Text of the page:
buenos aires

housing for the masses: barrio cafferata, 1921

Barrio Cafferata, Parque Chacabuco, Buenos Aires, vivienda social, housing project, 1921

Barrio Cafferata, 1921 • Parque Chacabuco
Avenida José M. Moreno & Salas

For all the private donations & construction projects I’ve mentioned in previous posts, the federal Comisión Nacional de Casas Baratas (CNCB) had only one building complete by 1920. Large tracts of land purchased by the government sat empty while legislators debated on the best (& most affordable) way to build housing projects. I’m not sure whether it was embarrassment at their years of inaction or merely a decision to experiment, but the early 1920’s were a busy time for the CNCB.

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housing for the masses: microbarrio la colonia, 1914

Microbarrio La Colonia, 1914 • Parque Patricios
Cachí & José A. Cortejarena

Initially I hadn’t planned on writing about this particular housing project, but Friday I spent a couple hours at the Instituto Histórico & found an article about it written by their staff in 1987. Since there is relatively little info anywhere else about this, I thought I’d post it for anyone who might be interested.

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housing for the masses: casa chorizo

Buenos Aires, casa chorizo, Parque Chas

Of the many different solutions proposed & built to solve the Argentine housing crisis, it’s easy to forget how innovative they really were. We’re used to seeing modern versions as apartment complexes & condominiums. Big deal. But it was the first time that they had ever been built in Argentina. One hundred years ago in Buenos Aires, none of those types of living quarters existed. Zero.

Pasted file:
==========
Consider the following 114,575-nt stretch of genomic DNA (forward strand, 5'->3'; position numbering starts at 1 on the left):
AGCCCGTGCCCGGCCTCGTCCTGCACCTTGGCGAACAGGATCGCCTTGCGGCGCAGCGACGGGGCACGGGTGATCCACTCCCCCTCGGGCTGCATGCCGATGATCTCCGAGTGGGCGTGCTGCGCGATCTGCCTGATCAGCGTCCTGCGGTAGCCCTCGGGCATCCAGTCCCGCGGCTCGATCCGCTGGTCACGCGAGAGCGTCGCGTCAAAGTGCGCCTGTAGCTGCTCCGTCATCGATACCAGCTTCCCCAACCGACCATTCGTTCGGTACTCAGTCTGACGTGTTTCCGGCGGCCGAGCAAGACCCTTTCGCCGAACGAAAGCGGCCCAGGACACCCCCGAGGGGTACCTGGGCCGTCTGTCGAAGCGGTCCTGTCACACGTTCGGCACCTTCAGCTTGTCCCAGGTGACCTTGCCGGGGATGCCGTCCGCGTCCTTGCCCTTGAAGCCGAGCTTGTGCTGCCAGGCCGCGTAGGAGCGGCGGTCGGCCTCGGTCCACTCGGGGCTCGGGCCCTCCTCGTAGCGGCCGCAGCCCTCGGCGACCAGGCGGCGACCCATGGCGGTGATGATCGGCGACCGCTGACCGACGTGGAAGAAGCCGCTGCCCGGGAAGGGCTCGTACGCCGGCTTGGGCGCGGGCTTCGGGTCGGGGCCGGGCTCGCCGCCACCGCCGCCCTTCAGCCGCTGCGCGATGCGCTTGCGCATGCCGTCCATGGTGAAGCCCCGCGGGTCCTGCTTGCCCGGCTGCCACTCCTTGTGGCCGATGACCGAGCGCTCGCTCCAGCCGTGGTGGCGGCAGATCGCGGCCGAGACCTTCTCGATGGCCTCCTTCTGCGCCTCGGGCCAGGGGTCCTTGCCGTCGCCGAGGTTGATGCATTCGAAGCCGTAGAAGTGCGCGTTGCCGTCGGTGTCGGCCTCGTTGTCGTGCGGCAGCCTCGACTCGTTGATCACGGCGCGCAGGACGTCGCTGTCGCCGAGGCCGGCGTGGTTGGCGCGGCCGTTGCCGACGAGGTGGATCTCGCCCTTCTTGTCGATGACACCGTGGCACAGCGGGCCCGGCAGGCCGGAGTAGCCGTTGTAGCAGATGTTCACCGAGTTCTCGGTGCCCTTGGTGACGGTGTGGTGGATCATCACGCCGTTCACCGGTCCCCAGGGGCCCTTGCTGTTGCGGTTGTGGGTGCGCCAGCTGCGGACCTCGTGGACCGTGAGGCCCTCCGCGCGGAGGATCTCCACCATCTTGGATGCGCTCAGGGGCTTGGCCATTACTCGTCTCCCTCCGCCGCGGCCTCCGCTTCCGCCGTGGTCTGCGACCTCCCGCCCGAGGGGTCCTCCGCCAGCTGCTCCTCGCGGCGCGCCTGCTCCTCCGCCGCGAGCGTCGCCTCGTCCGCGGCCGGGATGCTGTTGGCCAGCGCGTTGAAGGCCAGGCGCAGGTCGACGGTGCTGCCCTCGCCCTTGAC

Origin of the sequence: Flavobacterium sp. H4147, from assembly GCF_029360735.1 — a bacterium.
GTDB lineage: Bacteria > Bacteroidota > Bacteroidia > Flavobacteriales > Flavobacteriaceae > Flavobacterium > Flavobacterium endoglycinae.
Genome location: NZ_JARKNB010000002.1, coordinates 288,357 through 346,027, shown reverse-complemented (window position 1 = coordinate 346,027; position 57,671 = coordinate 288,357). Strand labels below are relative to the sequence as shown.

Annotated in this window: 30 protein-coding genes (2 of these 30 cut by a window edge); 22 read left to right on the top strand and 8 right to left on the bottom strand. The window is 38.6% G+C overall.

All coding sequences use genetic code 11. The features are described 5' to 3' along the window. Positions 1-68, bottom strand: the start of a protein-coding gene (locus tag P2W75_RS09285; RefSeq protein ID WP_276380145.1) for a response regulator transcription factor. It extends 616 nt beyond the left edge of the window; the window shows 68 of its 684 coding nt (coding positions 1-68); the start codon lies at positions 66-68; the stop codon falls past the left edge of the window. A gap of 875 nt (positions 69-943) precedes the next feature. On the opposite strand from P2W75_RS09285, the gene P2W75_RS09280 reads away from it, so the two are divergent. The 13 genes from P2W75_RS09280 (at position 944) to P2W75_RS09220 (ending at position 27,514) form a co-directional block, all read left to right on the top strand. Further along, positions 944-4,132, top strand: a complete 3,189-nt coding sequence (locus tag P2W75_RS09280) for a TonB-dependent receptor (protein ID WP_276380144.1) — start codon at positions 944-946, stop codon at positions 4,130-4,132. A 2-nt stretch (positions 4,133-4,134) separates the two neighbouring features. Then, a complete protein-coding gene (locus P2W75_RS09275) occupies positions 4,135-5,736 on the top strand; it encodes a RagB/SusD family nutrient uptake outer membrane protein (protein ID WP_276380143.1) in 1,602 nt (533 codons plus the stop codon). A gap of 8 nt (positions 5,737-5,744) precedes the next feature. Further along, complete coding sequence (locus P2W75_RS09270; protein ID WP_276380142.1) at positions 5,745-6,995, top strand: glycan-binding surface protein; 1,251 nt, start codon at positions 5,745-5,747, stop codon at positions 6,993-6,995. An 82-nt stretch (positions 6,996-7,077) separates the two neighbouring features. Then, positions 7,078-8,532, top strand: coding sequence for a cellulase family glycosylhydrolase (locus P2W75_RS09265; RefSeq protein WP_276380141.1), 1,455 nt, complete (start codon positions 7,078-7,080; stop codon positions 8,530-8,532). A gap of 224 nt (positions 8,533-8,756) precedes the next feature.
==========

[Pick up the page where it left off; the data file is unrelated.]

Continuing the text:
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housing for the masses: microbarrio monseñor espinosa, 1923

Microbarrio Monseñor Espinosa, 1923 • Barracas
Perdriel & California

Contrasting greatly with the previous complex, these semi-detached chalets are like a little piece of paradise. Also built with fundraising money from the Unión Popular Católica Argentina, land was donated by the Pereyra Iraola & Herrera Vega families. Gardens cut through 60 units in a cross shape, & note that this is not the size of a city block… but it’s about half of an overly large block. In fact, the odd shape is due to following the diagonal line of the existing layout. Designed by Carlos Cucullu, it has been wonderfully maintained & I would love to live there.

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housing for the masses: casa colectiva valentín alsina, 1919

Buenos Aires, Parque Patricios, Casa Colectiva Valentín Alsina, 1919

Inspired by the action of Azucena Butteler, numerous private & public schemes were proposed to acquire funds needed for housing projects. Some of the proposals were: government allocations directly controlled by Congress, a direct tax on Jockey Club members, or loans for low-income government employees underwritten by the Central Bank. It was finally decided that 75% of the Jockey Club’s profits from Thursday horse races were to be donated to a general housing construction fund. Money began to flow in, but how should the government use it?